Statewide Wisconsin Birding Report: More Unusual Birds Alight

Wisconsin Bird
Wisconsin Bird

Wisconsin Department of Natural Resources

USA -( June is here, and with it the unofficial start of summer. Accordingly, bird migration – while definitely not over – is finally winding down across Wisconsin.

A few migrant landbirds continue statewide, such as blackpoll, Wilson’s and other warblers, olive-sided flycatchers, Philadelphia vireos, Swainson’s and gray-cheeked thrushes, common nighthawks, white-crowned sparrow, and even rough-legged hawk, but in general numbers of migrants are low now.

A great diversity of shorebirds were also on the move this week, highlighted by American avocet, hudsonian and marbled godwit, whimbrel, red knot, red-necked phalarope and more! You may have also noted flocks of Canada geese moving north as if it were early spring.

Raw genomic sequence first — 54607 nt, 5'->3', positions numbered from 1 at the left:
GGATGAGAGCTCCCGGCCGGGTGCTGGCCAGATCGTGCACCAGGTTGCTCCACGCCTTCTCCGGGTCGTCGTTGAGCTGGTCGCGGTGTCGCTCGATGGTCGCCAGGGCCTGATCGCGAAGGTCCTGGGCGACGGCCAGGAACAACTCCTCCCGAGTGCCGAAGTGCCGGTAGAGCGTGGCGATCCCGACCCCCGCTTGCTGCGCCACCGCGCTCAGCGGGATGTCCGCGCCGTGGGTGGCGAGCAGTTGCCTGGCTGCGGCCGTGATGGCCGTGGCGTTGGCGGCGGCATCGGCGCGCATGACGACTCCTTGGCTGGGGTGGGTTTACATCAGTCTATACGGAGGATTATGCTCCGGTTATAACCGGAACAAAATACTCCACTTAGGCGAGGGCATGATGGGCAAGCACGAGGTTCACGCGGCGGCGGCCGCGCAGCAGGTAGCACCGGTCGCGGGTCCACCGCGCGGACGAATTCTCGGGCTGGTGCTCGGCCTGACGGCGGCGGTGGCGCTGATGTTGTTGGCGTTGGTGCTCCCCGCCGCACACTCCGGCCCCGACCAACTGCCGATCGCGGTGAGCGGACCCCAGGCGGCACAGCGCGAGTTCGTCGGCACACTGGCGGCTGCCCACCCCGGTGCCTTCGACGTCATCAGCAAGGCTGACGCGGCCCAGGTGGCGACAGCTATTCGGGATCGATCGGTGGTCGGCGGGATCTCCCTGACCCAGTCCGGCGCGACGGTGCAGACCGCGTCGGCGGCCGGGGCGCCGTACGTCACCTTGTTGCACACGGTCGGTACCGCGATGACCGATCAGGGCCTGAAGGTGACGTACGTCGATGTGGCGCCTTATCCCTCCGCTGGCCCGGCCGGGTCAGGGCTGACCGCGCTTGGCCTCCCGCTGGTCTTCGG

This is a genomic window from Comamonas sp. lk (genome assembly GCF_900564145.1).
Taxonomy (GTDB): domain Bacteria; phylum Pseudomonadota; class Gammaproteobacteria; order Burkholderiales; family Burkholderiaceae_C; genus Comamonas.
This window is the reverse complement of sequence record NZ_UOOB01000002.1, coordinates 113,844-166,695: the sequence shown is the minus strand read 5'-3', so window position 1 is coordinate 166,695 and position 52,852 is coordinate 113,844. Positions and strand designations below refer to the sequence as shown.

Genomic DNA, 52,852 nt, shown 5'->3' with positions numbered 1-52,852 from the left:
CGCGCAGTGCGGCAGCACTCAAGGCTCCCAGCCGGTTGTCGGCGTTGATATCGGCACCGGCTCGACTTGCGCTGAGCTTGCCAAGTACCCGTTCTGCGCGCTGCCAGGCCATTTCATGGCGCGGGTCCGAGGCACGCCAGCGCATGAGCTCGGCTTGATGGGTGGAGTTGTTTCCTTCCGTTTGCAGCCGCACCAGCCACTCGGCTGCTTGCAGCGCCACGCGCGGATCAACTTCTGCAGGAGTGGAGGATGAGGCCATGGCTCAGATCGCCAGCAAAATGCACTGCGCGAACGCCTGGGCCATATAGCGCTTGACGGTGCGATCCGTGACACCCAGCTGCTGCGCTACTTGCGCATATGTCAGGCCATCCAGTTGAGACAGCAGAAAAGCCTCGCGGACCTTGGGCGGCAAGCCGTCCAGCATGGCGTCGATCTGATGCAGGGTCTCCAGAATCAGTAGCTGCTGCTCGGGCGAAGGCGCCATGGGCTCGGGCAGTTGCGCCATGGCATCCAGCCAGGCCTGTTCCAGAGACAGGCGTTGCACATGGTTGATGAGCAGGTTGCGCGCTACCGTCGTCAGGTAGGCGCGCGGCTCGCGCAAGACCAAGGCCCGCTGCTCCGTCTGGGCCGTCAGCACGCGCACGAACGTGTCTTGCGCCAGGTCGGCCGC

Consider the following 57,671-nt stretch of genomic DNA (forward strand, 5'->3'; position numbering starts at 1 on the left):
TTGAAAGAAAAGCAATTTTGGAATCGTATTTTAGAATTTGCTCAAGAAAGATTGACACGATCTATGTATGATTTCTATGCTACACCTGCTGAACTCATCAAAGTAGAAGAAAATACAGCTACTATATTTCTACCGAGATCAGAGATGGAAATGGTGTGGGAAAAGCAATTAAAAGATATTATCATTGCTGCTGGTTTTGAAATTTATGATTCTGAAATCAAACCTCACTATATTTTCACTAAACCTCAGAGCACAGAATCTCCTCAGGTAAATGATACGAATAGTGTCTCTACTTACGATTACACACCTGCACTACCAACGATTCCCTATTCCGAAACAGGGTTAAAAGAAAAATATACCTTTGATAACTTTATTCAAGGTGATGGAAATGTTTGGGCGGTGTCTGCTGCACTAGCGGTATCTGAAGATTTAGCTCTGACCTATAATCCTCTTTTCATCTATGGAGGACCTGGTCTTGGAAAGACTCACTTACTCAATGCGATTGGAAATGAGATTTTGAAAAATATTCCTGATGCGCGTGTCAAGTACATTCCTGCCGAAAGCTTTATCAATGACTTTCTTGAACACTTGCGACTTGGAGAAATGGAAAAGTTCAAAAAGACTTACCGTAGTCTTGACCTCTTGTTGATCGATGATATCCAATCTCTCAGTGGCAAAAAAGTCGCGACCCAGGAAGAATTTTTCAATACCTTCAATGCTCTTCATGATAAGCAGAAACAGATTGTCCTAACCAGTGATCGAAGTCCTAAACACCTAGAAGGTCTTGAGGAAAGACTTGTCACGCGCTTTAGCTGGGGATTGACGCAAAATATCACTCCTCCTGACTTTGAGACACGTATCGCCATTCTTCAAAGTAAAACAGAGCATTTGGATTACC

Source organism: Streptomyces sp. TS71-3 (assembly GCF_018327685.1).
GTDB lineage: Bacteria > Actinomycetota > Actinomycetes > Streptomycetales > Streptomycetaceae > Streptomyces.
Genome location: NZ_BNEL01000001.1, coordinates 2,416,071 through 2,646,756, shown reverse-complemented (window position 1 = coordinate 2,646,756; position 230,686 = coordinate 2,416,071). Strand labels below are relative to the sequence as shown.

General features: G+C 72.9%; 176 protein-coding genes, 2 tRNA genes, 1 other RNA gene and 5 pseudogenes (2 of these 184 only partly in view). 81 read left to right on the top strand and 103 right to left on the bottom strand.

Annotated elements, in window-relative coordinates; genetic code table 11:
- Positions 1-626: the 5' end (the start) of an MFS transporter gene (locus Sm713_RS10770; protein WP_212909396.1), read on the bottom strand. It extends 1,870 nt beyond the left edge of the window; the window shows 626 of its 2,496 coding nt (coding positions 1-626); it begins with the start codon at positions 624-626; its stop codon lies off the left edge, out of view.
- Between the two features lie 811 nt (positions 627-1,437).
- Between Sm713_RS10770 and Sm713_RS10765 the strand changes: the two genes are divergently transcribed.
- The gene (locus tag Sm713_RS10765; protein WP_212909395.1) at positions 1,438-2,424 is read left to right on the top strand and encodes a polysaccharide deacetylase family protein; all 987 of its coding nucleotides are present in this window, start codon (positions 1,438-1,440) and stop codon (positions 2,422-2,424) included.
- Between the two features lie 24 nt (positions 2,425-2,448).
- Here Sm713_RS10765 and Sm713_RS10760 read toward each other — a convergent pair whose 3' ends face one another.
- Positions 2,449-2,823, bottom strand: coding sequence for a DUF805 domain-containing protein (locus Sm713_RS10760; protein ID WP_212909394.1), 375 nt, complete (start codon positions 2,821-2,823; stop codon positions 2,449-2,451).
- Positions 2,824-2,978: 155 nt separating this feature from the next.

This phenomenon, which occurs annually from mid-May to mid-June, is called “molt migration” and typically consists of nonbreeding or failed breeding individuals that are flying north to the Canadian tundra, where resources are plentiful and predators fewer, to molt (replace) their feathers.


The list of unusual birds seen this week is a long one. Among them were western kingbirds in Ashland, Bayfield, and Door counties, Franklin’s gulls in Bayfield and Manitowoc, white-winged dove in Winnebago, a snowy owl in Fond du Lac, western tanager in Outagamie, Mississippi kite in Brown, and king rail in dodge.

Northern mockingbirds continue to abound this spring statewide, with too many reports this week to detail here.

The Atlas needs your sightings!

As true migration wanes, attention shifts to Wisconsin’s wonderful assemblage of breeding species, so it’s never a bad time to visit your favorite grassland, wetland, woodland, or even urban habitat. Along the way consider participating in the volunteer-based Wisconsin Breeding Bird Atlas by submitting your observations of nesting behavior or volunteering to survey a priority area.

Learn more on their website.

Good birding!